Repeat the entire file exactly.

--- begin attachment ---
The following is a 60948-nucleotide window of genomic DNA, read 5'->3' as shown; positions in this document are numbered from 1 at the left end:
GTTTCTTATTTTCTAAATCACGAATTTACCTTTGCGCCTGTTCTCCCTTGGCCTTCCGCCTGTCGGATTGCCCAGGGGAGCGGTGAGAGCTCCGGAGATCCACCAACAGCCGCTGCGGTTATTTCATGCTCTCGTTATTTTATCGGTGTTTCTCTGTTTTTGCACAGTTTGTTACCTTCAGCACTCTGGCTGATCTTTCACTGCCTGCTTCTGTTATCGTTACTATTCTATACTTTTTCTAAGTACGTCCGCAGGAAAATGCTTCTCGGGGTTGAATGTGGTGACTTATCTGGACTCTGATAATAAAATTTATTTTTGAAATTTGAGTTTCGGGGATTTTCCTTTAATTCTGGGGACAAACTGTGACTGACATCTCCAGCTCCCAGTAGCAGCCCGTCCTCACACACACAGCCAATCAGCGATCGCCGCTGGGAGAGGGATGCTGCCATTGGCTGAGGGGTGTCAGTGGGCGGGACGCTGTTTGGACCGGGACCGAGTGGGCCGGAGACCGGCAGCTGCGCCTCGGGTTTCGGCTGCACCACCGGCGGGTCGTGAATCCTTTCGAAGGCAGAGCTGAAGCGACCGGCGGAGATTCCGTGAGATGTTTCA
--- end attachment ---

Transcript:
The following is a 60948-nucleotide window of genomic DNA, read 5'->3' as shown; positions in this document are numbered from 1 at the left end:
GTTTCTTATTTTCTAAATCACGAATTTACCTTTGCGCCTGTTCTCCCTTGGCCTTCCGCCTGTCGGATTGCCCAGGGGAGCGGTGAGAGCTCCGGAGATCCACCAACAGCCGCTGCGGTTATTTCATGCTCTCGTTATTTTATCGGTGTTTCTCTGTTTTTGCACAGTTTGTTACCTTCAGCACTCTGGCTGATCTTTCACTGCCTGCTTCTGTTATCGTTACTATTCTATACTTTTTCTAAGTACGTCCGCAGGAAAATGCTTCTCGGGGTTGAATGTGGTGACTTATCTGGACTCTGATAATAAAATTTATTTTTGAAATTTGAGTTTCGGGGATTTTCCTTTAATTCTGGGGACAAACTGTGACTGACATCTCCAGCTCCCAGTAGCAGCCCGTCCTCACACACACAGCCAATCAGCGATCGCCGCTGGGAGAGGGATGCTGCCATTGGCTGAGGGGTGTCAGTGGGCGGGACGCTGTTTGGACCGGGACCGAGTGGGCCGGAGACCGGCAGCTGCGCCTCGGGTTTCGGCTGCACCACCGGCGGGTCGTGAATCCTTTCGAAGGCAGAGCTGAAGCGACCGGCGGAGATTCCGTGAGATGTTTCA